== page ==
C-section recovery requires proper nutrition as well. Constipation is common after the procedure7, and you should eat plenty of fibre-rich foods to keep your digestion healthy. Your diet should include fruits and vegetables such as pears, apples, broccoli, beans, and legumes, to name a few. And most importantly, drink plenty of water to replenish all the fluids lost during labour. Expectant mothers are also strongly encouraged to consume milk formulated with DHA and choline to help support the development of the unborn baby. Look for milk that can help meet the body's folic acid, calcium, and protein needs.

6. Get emotional support post-surgery

Remember that you are not alone in this. When things get tough, turn to your family and friends for assistance. It is natural to feel tired and overwhelmed by emotions. The most important thing is to be surrounded by people who adore you. Your loved ones can assist you in caring for your child or take over your responsibilities for a brief spell if you need some alone time. Having your partner, family members, or friends assist you with tasks such as meal planning and preparation, laundry, and even baby care will help give you some much-needed me-time.

7. Taking care of yourself

Taking care of yourself is just as important as taking care of your baby, especially after childbirth. Listen to your body and allow yourself as much time as possible to recover. Remember, C-section recovery involves not only physical but also your mental and emotional well-being.

Putting together a one-month C-section recovery manual in your third trimester is an excellent way to prepare for the new arrival.


Additional C-Section Recovery Tips

Having a newborn while recovering from surgery leaves little time for self-care. But it is critical that you take care of yourself. Here are some pointers on what to do.

  • Get enough rest. Your body needs time to heal, so do not rush back to your normal activities.

  • Avoid lifting heavy objects. Nothing heavier than your baby should be lifted.

  • Walk. Walking, rather than heart-pounding exercises like running or lifting weights, will help your body heal.

  • Do not forget to eat. It can be difficult to eat a healthy diet during the first few weeks with a newborn, but it is critical for both you and your baby.

  • Keep track of your discomfort. To provide relief and ease, use a heating pad, comfort pillows, easy attire, and practical footwear.

  • Pamper yourself. Indulge in gentle massages, aromatherapy, music, and healthy food to keep the “baby blues” at bay. 

  • Heed your doctor’s advice. Follow any pain medication instructions from your doctor and ask for clearance before trying any home remedies for C-section recovery.

After giving birth, moms should not worry or force themselves to get back into the groove of things since their body is recovering from a major life event. When it comes to normal delivery or C-section recovery, be kind to yourself and allow your body to heal. For any questions, always consult your doctor as they can provide guidance on C-section recovery week by week.

The postpartum phase can be challenging to deal with, so join our community and become a member of the  Enfamama A+ Club. Discover invaluable tips and insights, as well as free advice,  FREE samples, privileges, and support from other parents.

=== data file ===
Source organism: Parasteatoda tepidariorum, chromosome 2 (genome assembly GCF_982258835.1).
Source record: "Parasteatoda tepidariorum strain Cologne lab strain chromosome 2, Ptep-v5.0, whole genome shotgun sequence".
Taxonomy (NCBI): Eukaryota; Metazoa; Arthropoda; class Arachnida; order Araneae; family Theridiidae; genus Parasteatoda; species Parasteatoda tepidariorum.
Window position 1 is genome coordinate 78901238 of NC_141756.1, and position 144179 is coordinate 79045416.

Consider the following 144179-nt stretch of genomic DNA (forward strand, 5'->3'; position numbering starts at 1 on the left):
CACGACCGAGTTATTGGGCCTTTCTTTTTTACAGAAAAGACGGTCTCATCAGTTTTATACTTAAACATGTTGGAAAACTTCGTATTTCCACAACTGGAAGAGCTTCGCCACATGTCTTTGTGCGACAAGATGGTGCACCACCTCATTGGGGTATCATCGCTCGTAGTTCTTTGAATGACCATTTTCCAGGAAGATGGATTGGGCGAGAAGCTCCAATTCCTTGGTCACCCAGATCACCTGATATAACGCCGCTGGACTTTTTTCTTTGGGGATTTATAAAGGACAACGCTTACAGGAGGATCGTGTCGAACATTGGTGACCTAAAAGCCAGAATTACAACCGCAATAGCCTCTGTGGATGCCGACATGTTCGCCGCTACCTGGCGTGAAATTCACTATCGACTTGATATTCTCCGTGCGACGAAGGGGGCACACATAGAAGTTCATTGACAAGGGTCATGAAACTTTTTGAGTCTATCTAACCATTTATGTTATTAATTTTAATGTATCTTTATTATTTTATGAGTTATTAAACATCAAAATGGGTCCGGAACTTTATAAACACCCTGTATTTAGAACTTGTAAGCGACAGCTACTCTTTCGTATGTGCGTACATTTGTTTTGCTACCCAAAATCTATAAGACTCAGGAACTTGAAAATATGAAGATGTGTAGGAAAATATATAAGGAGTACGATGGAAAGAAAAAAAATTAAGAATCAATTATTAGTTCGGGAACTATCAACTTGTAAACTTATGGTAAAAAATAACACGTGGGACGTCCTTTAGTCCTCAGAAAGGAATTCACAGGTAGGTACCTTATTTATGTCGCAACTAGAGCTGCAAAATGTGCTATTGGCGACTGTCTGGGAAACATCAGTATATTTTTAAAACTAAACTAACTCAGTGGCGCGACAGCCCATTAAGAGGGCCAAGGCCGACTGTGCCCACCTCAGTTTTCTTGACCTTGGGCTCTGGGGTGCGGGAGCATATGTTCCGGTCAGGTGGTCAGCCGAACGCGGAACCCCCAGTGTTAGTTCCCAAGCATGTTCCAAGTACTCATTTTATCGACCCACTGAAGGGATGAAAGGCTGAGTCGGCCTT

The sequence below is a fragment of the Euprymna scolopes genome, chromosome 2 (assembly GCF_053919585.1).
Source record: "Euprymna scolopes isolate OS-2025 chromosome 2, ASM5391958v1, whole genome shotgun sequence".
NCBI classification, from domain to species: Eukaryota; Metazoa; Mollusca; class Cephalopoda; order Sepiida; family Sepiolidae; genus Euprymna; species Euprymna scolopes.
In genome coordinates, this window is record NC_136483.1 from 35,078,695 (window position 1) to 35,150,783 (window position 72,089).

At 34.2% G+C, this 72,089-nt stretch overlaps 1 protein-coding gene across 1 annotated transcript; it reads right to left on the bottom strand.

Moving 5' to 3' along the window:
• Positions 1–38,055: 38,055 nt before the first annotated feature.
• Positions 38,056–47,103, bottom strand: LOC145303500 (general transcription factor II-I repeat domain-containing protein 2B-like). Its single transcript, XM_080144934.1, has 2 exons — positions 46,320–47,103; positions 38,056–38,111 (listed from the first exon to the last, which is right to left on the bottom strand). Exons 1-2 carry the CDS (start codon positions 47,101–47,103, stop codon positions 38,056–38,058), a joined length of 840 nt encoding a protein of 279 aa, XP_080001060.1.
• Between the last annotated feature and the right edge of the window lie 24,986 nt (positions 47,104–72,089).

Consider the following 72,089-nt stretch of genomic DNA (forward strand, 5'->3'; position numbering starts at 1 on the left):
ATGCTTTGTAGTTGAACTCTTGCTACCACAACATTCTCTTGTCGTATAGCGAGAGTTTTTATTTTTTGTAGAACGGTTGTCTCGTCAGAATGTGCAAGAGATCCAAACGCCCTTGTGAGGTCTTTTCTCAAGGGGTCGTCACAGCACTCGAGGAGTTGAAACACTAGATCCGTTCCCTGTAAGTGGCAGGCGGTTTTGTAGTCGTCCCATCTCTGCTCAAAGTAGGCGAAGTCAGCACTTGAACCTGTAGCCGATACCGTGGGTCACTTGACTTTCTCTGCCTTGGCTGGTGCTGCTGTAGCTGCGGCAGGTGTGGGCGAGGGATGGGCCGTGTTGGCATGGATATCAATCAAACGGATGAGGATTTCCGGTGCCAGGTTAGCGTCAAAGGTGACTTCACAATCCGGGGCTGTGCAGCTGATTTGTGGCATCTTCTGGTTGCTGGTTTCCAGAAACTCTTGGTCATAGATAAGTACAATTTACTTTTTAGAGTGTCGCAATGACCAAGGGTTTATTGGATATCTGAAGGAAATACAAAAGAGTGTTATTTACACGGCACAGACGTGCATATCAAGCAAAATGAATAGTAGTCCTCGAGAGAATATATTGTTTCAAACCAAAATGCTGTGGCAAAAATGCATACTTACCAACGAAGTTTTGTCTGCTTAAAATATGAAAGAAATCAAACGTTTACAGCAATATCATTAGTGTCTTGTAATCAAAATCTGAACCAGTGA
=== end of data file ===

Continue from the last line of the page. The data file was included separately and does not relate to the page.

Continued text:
Join the Enfamama A+ Club


Frequently Asked Questions on C-Section Recovery

Here, we share other important questions about C-section recovery.

1. When is a C-section advised?

Despite every mother’s initial plans for a natural birth, she may be required to undergo a C-section depending on the circumstances of her labour and delivery. A doctor may recommend a C-section, especially if the health of the mother and child are at risk. Factors may include abnormal heart rate, breech position, multiple births, prolonged labour, the mother’s medical condition and history, and a large-sized baby, among others.2

2. What are some complications associated with C-section delivery?

C-Section procedures are considerably safe, with very low rates of complications. However, there are still certain risks. These include injuries to the baby and urinary tract, as well as infections of the uterus and bladder. A C-section procedure may also affect future pregnancies, which is why full C-section recovery is critical. Consult your doctor regarding the risks and how you can better focus on C-section recovery.2

3. When to call a doctor during C-section recovery?

If you experience any of these serious signs and symptoms during C-section recovery, head to your doctor right away: intense pain, incontinence, pain during urination, heavy vaginal bleeding, foul-smelling discharge from the incision area, swelling or pain in your leg, and shortness of breath. Always consult your doctor regarding what is considered normal and safe.3


Related articles:

  1. The Pros and Cons of C-Section for Your Second Baby

  2. Cesarean Section Recovery: Your Body After Birth

  3. Traditional Postpartum Confinement Practices

  4. Battling Postnatal Depression: Real Stories

  5. Important things to discuss with your caregiver 


Expert Resource:
Dr Veena Angle
MBBS, MD Microbiology (India)

  1. Trends and predictors of cesarean birth in Singapore, 2005-2014: A population-based cohort study (2018). Retrieved October 16, 2020 from https://pubmed.ncbi.nlm.nih.gov/29453821/.

  2. Going home after a C-section (n.d.). Retrieved October 15, 2020 from https://www.mountsinai.org/health-library/discharge-instructions/going-home-after-a-c-section.

  3. Cesarean section: Recovery (n.d.). Retrieved October 15, 2020 from https://www.nhs.uk/conditions/caesarean-section/recovery/.

  4. Cesarean Sections (C-Sections) (n.d.). Retrieved October 15, 2020 from https://kidshealth.org/en/parents/c-sections.html.

  5. C-section recovery: What to expect (n.d.). Retrieved October 16, 2020 from https://www.mayoclinic.org/healthy-lifestyle/labor-and-delivery/in-depth/c-section-recovery/art-20047310.

  6. Caesarean birth: c-section recovery tips (n.d.). Retrieved October 16, 2020 from https://www.nct.org.uk/labour-birth/different-types-birth/caesarean-birth/caesarean-birth-c-section-recovery-tips.

  7. Cesarean Section: What to Expect at Home (n.d.). Retrieved October 16, 2020 from https://myhealth.alberta.ca/Health/aftercareinformation/pages/conditions.aspx?hwid=ud1242.

  8. What to expect after having surgery. Cleveland Clinic. Health essentials. Retrieved October 13, 2021. https://health.clevelandclinic.org/c-section-recovery/.